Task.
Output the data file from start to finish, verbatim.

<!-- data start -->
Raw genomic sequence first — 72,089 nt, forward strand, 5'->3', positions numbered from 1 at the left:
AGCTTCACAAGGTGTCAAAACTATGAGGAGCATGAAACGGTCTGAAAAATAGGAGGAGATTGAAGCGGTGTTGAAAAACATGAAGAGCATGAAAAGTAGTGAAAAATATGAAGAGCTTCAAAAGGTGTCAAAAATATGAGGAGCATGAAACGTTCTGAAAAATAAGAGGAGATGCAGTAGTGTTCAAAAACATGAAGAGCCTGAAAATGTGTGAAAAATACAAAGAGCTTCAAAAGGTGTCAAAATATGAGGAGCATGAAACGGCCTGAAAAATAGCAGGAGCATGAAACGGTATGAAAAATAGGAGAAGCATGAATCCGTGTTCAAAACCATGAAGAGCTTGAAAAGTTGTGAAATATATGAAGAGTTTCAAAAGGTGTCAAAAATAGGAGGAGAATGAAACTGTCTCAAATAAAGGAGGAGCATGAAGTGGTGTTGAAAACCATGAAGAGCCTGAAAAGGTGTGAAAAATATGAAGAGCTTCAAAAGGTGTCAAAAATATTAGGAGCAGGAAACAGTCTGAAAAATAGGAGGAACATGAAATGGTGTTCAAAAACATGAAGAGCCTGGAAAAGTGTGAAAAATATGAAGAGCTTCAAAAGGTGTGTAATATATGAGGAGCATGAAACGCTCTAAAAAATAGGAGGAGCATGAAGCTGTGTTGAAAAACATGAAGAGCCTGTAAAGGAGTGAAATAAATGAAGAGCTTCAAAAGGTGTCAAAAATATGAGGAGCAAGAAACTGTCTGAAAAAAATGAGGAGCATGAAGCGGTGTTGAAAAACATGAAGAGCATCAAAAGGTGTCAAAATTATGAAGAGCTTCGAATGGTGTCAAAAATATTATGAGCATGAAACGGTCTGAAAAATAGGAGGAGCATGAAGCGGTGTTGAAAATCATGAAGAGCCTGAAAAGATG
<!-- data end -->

Raw genomic sequence first — 72,089 nt, forward strand, 5'->3', positions numbered from 1 at the left:
AGCTTCACAAGGTGTCAAAACTATGAGGAGCATGAAACGGTCTGAAAAATAGGAGGAGATTGAAGCGGTGTTGAAAAACATGAAGAGCATGAAAAGTAGTGAAAAATATGAAGAGCTTCAAAAGGTGTCAAAAATATGAGGAGCATGAAACGTTCTGAAAAATAAGAGGAGATGCAGTAGTGTTCAAAAACATGAAGAGCCTGAAAATGTGTGAAAAATACAAAGAGCTTCAAAAGGTGTCAAAATATGAGGAGCATGAAACGGCCTGAAAAATAGCAGGAGCATGAAACGGTATGAAAAATAGGAGAAGCATGAATCCGTGTTCAAAACCATGAAGAGCTTGAAAAGTTGTGAAATATATGAAGAGTTTCAAAAGGTGTCAAAAATAGGAGGAGAATGAAACTGTCTCAAATAAAGGAGGAGCATGAAGTGGTGTTGAAAACCATGAAGAGCCTGAAAAGGTGTGAAAAATATGAAGAGCTTCAAAAGGTGTCAAAAATATTAGGAGCAGGAAACAGTCTGAAAAATAGGAGGAACATGAAATGGTGTTCAAAAACATGAAGAGCCTGGAAAAGTGTGAAAAATATGAAGAGCTTCAAAAGGTGTGTAATATATGAGGAGCATGAAACGCTCTAAAAAATAGGAGGAGCATGAAGCTGTGTTGAAAAACATGAAGAGCCTGTAAAGGAGTGAAATAAATGAAGAGCTTCAAAAGGTGTCAAAAATATGAGGAGCAAGAAACTGTCTGAAAAAAATGAGGAGCATGAAGCGGTGTTGAAAAACATGAAGAGCATCAAAAGGTGTCAAAATTATGAAGAGCTTCGAATGGTGTCAAAAATATTATGAGCATGAAACGGTCTGAAAAATAGGAGGAGCATGAAGCGGTGTTGAAAATCATGAAGAGCCTGAAAAGATG